With a title like Lone Survivor, it’s pretty apparent what the outcome will be, but even for those familiar with the remarkable story of Navy SEAL Marcus Luttrell, the unfolding that leads to that conclusion proves vastly compelling and immeasurably gripping. It doesn’t matter what side of the political fence you’re on, or what your opinion is of our presence in Afghanistan. What does matter is the nature of commitment and sacrifice so few are willing to take on, and how very much we care for the fate of those caught in a disastrous situation.
Luttrell (Mark Wahlberg) and three others—Mike Murphy (Taylor Kitsch), Danny Dietz (Emile Hirsch) and Matt Axelson (Ben Foster)—are dropped deep in the Afghan mountains to provide reconnaissance on a Bin Laden associate. Things go drastically wrong after the four are discovered by a trio of goat herders; before you can mutter SNAFU, the Taliban are hot on the trail of the Americans and a massive firefight ensues. This is a battle film, but it’s shaped by determination and skill.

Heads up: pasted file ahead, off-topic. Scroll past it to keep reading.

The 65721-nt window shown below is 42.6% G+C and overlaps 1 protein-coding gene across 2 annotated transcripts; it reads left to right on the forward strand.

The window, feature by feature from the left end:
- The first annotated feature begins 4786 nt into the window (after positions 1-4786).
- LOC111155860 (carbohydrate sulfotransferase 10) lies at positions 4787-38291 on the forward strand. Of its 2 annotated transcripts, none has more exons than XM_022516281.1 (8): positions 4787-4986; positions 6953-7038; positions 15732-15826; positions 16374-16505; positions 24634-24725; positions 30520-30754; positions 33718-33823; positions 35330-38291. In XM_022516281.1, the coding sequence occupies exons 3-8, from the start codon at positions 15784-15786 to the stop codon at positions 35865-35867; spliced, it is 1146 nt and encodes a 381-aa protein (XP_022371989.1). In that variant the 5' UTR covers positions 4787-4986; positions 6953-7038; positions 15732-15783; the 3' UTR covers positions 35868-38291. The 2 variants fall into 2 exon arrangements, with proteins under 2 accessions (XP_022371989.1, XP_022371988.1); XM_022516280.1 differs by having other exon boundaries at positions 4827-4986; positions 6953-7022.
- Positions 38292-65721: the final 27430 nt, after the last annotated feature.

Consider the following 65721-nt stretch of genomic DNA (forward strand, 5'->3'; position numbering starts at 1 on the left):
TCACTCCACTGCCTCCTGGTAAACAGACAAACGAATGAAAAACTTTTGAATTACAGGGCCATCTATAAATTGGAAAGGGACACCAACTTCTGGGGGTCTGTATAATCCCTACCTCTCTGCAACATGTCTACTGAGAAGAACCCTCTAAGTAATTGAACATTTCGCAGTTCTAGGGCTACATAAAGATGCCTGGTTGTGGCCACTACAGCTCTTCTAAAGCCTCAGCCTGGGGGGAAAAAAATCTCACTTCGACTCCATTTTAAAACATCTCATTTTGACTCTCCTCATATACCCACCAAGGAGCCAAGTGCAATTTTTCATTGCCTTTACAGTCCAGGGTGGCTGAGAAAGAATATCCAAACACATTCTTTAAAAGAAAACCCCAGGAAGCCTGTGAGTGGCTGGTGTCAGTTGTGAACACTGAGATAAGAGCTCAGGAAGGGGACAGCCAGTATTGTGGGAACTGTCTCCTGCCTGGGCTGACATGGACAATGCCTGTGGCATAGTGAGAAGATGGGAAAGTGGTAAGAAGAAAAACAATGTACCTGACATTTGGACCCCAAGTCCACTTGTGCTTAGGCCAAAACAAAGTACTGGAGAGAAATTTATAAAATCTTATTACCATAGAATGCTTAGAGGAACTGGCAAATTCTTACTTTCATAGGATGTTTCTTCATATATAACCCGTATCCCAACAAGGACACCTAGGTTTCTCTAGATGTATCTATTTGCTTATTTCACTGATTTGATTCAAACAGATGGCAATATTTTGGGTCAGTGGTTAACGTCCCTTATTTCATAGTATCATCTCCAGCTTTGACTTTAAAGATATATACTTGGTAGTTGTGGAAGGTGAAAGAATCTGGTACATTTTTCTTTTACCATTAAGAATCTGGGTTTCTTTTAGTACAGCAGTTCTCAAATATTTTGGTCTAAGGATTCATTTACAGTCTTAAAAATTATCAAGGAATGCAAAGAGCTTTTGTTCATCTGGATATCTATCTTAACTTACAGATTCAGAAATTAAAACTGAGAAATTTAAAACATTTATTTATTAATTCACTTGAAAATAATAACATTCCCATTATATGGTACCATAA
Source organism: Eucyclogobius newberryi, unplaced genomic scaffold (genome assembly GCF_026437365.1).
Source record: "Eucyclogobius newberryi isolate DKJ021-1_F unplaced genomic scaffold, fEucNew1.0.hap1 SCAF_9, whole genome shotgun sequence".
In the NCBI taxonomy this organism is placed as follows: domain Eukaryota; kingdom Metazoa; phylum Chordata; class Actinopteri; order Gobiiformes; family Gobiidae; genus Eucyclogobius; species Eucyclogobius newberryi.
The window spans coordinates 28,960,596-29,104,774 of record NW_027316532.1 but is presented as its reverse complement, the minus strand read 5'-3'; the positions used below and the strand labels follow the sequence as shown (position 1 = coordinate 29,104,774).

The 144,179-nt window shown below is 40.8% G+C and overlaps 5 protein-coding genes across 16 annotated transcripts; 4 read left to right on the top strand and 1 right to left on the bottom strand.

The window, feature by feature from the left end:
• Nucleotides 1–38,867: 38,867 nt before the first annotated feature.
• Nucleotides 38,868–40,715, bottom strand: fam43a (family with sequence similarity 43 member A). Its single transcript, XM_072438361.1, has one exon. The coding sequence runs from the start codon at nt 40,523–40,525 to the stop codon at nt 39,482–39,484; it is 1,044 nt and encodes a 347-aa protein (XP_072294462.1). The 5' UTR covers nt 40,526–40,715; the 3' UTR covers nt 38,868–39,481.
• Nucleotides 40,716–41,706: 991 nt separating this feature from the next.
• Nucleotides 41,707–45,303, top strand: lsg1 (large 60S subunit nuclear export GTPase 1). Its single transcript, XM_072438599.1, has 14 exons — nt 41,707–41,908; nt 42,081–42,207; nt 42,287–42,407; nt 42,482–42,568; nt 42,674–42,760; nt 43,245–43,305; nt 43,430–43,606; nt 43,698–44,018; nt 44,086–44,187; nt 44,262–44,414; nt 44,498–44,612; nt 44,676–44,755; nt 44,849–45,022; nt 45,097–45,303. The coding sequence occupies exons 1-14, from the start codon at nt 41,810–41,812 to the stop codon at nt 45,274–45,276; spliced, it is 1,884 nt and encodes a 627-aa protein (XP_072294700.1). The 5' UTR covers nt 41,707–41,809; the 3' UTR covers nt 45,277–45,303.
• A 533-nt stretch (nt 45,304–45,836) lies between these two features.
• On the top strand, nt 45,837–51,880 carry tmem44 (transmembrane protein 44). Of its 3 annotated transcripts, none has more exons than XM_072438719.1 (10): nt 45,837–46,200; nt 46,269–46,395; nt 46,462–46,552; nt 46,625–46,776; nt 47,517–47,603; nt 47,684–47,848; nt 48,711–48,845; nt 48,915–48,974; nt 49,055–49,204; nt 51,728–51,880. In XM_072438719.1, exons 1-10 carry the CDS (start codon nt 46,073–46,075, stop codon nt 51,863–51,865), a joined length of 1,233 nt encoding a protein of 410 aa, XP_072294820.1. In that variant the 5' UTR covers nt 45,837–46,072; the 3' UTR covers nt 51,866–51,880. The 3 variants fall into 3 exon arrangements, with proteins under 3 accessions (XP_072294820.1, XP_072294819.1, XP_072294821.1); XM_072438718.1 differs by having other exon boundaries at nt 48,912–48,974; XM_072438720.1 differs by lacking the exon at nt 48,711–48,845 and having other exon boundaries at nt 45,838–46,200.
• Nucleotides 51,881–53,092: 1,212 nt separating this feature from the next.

Peter Berg, who wrote and directed, masterfully films the situations in a way that never lets us lose sight of the human element, not to mention the geographic one. Indeed, the rugged terrain (actually, New Mexico) is just as much a character as the Navy SEALS, giving us new appreciation for what anybody—be they native Afghans or American military—must encounter just to survive there. The movie sets up nicely the relationships between the men in such a way that we get a rich feel for the camaraderie and devotion that is the bedrock of elite teams. Wahlberg and his co-stars are outstanding, each giving his character distinct personality traits that aren’t often seen in war movies in which the characters are “the black guy,” “the tough New Yorker,” etc. I heard Berg say in an interview that Dietz’s father, reading to the filmmaker a list of his late son’s terrible wounds, implored him to show the world how hard his son, and the others, fought to live. If anything, Lone Survivor is a story that may be short on hope but is long on survival and courage, and it’s an utterly shattering, must-see story.